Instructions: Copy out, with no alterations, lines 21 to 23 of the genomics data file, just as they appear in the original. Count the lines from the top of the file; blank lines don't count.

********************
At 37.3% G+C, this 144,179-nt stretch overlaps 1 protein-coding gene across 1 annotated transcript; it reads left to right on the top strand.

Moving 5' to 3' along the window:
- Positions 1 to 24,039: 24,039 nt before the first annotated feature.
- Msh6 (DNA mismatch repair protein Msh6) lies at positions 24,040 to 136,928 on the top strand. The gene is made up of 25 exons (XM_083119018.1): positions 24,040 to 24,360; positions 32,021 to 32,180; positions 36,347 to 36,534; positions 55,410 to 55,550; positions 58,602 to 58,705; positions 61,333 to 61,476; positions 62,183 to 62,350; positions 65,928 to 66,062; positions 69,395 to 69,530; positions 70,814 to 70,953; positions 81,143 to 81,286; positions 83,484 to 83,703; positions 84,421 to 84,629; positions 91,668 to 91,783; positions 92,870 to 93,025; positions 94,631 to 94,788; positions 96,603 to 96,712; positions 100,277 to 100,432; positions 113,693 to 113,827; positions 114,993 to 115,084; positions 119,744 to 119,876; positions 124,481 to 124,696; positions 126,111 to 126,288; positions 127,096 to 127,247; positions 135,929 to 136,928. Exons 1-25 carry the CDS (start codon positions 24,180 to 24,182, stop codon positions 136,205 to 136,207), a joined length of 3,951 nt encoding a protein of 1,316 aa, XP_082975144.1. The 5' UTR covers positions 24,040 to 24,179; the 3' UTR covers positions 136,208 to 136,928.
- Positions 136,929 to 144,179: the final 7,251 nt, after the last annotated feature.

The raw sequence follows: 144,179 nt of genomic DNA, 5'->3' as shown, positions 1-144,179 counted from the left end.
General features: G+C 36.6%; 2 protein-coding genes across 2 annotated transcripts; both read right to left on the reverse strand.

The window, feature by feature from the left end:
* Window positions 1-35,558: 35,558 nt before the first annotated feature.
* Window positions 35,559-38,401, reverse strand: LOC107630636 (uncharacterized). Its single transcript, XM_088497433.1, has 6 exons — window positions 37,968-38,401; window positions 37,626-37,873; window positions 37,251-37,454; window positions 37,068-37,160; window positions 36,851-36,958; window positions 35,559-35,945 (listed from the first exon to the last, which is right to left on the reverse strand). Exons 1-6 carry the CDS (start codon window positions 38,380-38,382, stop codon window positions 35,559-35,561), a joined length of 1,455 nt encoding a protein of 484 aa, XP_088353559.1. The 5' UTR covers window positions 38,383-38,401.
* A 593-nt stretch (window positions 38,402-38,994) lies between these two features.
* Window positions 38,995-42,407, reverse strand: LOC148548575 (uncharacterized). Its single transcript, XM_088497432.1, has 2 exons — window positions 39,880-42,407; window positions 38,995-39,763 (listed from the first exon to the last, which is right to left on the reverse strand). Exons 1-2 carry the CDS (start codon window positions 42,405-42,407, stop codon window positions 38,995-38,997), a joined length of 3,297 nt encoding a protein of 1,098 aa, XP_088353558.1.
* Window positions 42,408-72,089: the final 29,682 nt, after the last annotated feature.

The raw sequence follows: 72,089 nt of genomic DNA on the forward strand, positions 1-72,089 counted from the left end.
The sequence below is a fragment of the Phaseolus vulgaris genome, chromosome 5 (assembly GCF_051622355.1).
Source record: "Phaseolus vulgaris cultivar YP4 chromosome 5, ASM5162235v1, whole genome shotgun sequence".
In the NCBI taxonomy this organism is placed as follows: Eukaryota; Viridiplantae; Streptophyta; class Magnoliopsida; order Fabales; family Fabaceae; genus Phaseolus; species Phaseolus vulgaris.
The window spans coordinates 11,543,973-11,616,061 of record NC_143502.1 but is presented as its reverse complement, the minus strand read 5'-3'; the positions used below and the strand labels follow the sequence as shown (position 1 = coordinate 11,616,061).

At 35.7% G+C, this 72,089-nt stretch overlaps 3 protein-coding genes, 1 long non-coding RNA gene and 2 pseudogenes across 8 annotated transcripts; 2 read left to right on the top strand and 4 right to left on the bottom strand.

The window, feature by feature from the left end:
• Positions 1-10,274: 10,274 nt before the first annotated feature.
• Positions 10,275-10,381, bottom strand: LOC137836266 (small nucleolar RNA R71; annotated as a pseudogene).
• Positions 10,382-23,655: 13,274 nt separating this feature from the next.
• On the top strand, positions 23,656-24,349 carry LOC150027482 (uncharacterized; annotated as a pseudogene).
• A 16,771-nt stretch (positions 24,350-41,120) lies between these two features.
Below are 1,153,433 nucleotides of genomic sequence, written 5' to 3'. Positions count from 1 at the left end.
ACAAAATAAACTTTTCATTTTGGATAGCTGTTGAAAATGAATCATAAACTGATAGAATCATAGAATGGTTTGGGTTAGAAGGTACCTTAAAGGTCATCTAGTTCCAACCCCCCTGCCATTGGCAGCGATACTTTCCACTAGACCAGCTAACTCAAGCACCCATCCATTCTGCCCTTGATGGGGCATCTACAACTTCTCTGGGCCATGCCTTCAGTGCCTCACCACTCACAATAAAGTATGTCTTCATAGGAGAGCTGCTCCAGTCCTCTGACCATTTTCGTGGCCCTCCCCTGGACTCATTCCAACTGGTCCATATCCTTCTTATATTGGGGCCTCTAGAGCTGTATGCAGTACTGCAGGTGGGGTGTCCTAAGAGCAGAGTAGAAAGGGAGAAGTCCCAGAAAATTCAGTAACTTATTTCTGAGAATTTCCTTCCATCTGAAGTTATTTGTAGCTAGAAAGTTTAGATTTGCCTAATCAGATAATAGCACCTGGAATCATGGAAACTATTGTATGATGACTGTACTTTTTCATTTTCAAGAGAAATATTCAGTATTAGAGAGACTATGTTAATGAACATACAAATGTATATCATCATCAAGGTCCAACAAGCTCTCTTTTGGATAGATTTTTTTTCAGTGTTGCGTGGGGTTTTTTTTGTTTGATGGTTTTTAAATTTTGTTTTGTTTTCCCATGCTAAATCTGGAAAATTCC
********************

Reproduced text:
• Positions 1-10,274: 10,274 nt before the first annotated feature.
• Positions 10,275-10,381, bottom strand: LOC137836266 (small nucleolar RNA R71; annotated as a pseudogene).
• Positions 10,382-23,655: 13,274 nt separating this feature from the next.